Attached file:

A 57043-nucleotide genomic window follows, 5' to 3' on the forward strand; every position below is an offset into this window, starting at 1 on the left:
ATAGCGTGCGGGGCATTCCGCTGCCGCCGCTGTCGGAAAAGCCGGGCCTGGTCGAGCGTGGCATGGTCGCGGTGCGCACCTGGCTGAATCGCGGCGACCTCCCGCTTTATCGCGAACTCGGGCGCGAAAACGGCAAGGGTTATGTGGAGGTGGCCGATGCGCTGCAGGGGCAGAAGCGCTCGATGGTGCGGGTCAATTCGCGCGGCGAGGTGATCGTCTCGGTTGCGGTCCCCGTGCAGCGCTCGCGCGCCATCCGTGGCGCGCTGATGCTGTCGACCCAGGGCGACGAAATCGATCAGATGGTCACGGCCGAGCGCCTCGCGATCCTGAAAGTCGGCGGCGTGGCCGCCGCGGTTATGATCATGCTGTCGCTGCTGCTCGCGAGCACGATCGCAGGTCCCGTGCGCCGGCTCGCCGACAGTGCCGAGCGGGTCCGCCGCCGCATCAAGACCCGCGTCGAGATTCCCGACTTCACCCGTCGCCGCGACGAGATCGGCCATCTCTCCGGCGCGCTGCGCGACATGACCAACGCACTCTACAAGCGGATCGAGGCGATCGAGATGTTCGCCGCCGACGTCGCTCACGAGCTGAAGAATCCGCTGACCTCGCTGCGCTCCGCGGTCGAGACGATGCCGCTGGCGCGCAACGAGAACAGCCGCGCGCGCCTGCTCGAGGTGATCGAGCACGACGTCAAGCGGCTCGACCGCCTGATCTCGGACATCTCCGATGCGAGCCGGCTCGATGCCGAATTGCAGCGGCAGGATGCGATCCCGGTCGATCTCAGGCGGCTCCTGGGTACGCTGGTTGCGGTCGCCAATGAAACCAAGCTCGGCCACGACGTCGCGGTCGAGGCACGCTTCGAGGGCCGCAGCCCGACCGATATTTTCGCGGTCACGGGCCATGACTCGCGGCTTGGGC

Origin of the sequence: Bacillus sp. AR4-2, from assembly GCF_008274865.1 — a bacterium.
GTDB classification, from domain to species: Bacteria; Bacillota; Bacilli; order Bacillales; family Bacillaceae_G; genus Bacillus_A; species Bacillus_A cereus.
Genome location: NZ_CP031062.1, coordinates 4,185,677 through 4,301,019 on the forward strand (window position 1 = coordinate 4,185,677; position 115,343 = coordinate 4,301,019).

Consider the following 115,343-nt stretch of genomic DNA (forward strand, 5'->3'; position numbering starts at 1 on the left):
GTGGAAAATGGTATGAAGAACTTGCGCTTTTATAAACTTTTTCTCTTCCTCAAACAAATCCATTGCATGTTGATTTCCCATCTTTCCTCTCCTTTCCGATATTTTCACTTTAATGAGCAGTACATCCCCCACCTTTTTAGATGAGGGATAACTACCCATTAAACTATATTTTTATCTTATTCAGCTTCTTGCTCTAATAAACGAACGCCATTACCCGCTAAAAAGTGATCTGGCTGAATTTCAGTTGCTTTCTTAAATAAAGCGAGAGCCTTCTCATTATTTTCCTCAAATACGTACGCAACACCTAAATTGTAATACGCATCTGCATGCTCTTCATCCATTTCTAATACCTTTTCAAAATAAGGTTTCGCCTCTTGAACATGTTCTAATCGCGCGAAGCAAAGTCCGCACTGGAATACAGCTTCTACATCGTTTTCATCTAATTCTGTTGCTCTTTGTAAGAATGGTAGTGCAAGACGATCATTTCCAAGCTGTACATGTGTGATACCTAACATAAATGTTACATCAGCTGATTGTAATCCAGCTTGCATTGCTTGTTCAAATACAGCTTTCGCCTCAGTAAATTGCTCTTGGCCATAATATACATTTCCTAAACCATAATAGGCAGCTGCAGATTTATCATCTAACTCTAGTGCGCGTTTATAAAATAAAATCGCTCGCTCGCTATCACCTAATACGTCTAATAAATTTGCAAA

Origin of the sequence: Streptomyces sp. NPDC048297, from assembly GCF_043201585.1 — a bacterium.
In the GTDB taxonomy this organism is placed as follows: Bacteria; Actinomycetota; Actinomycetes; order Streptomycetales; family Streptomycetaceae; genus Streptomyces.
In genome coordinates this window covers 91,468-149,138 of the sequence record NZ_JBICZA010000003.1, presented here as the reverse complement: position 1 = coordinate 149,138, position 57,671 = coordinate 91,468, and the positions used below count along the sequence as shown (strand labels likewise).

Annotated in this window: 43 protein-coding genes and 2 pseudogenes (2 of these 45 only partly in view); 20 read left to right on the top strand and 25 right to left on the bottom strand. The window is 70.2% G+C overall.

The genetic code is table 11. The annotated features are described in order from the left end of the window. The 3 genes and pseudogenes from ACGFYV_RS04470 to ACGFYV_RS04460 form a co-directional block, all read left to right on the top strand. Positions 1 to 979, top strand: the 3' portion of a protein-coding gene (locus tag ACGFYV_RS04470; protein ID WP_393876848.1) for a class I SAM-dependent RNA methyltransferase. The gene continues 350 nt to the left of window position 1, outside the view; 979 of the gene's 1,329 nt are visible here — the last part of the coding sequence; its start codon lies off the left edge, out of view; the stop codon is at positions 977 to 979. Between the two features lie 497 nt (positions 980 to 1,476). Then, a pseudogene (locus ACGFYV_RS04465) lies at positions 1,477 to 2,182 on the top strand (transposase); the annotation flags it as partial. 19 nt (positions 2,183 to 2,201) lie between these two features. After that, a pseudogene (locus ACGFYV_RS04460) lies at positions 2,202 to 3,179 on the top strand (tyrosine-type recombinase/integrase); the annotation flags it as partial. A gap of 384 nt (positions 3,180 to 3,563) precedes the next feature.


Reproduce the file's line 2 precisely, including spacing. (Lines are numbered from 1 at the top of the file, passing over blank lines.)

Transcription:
ATAGCGTGCGGGGCATTCCGCTGCCGCCGCTGTCGGAAAAGCCGGGCCTGGTCGAGCGTGGCATGGTCGCGGTGCGCACCTGGCTGAATCGCGGCGACCTCCCGCTTTATCGCGAACTCGGGCGCGAAAACGGCAAGGGTTATGTGGAGGTGGCCGATGCGCTGCAGGGGCAGAAGCGCTCGATGGTGCGGGTCAATTCGCGCGGCGAGGTGATCGTCTCGGTTGCGGTCCCCGTGCAGCGCTCGCGCGCCATCCGTGGCGCGCTGATGCTGTCGACCCAGGGCGACGAAATCGATCAGATGGTCACGGCCGAGCGCCTCGCGATCCTGAAAGTCGGCGGCGTGGCCGCCGCGGTTATGATCATGCTGTCGCTGCTGCTCGCGAGCACGATCGCAGGTCCCGTGCGCCGGCTCGCCGACAGTGCCGAGCGGGTCCGCCGCCGCATCAAGACCCGCGTCGAGATTCCCGACTTCACCCGTCGCCGCGACGAGATCGGCCATCTCTCCGGCGCGCTGCGCGACATGACCAACGCACTCTACAAGCGGATCGAGGCGATCGAGATGTTCGCCGCCGACGTCGCTCACGAGCTGAAGAATCCGCTGACCTCGCTGCGCTCCGCGGTCGAGACGATGCCGCTGGCGCGCAACGAGAACAGCCGCGCGCGCCTGCTCGAGGTGATCGAGCACGACGTCAAGCGGCTCGACCGCCTGATCTCGGACATCTCCGATGCGAGCCGGCTCGATGCCGAATTGCAGCGGCAGGATGCGATCCCGGTCGATCTCAGGCGGCTCCTGGGTACGCTGGTTGCGGTCGCCAATGAAACCAAGCTCGGCCACGACGTCGCGGTCGAGGCACGCTTCGAGGGCCGCAGCCCGACCGATATTTTCGCGGTCACGGGCCATGACTCGCGGCTTGGGC